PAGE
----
Give peace a loan

Micro-credit pioneer Muhammad Yunus wins the 2006 Nobel Peace Prize.

The co-winner of the first Nobel Peace Prize, Frédéric Passy, was an economist. Back in 1901, he won for ardently supporting free trade as the best way to promote peace between states. So perhaps it isn't so strange that this year's prize went to another economist, Muhammad Yunus, and his Grameen Bank.

What do a bank and a peace prize have to do with each other? Quite a lot, according to the Nobel committee, which wrote that “lasting peace cannot be achieved unless large population groups find ways in which to break out of poverty.”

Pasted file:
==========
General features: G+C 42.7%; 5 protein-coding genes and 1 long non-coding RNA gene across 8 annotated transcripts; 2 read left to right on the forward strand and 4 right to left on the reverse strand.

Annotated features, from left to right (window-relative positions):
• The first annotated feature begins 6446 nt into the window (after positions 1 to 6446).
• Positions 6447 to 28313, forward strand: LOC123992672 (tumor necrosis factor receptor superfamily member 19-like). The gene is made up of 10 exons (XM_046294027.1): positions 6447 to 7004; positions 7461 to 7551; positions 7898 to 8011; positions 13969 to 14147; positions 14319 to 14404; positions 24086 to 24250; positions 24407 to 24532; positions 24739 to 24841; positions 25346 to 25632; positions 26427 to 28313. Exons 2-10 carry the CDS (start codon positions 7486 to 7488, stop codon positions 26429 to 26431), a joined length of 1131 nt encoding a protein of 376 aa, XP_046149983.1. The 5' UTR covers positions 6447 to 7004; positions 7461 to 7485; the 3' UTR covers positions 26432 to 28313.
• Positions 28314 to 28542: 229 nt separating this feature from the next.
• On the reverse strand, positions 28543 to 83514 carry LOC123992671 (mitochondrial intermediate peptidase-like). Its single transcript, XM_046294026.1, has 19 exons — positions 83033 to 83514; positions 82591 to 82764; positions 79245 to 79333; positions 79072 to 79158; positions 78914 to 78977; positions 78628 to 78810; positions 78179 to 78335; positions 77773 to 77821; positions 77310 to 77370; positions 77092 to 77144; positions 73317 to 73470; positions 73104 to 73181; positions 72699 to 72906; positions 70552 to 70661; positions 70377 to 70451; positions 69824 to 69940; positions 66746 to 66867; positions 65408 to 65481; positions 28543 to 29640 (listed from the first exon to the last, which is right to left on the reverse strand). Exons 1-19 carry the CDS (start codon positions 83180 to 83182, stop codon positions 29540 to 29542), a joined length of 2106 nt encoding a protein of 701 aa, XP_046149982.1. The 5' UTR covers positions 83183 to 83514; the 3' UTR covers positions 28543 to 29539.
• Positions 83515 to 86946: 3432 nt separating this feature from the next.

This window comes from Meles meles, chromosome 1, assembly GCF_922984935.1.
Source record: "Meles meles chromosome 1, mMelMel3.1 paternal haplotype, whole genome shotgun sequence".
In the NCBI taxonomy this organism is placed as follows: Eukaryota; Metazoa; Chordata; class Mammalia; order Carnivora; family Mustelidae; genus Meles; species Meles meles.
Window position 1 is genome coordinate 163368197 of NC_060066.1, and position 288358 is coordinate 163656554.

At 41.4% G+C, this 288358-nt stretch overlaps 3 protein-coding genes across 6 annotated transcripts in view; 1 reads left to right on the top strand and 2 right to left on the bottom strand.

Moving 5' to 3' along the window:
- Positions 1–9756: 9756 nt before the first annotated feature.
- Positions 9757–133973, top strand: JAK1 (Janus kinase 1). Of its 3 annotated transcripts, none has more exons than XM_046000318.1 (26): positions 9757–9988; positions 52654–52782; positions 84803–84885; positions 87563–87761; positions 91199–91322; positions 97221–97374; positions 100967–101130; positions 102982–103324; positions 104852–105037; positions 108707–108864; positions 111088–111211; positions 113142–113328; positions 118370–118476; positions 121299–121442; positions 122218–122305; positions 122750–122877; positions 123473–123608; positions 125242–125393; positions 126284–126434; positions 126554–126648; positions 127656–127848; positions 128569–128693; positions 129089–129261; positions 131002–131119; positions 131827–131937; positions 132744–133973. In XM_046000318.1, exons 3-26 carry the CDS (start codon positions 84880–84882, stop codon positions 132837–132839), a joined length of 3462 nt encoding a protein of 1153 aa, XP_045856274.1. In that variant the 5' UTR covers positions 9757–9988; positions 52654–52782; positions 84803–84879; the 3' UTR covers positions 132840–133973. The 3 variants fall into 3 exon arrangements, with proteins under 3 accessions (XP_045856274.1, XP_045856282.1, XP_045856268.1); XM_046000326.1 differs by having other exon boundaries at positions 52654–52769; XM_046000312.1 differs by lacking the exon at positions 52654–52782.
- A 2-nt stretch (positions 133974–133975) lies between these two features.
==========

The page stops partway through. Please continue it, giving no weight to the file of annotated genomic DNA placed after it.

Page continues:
The Grameen Bank was founded in Yunus's native Bangladesh, in 1976. Yunus realized that by lending small sums ? his first loan was US$27 ? to impoverished people without collateral, he could help them start tiny businesses, such as buying a mobile phone and lending it out.

Since inception, the bank ? which now has 2,226 branches ? claims it has lent US$5.72 billion, and boasts a repayment rate of 98.85%. Many economists dispute this rate. But with a raft of studies attesting to Grameen's positive impact on the poor, Yunus's micro-credit model has been successfully copied around the world.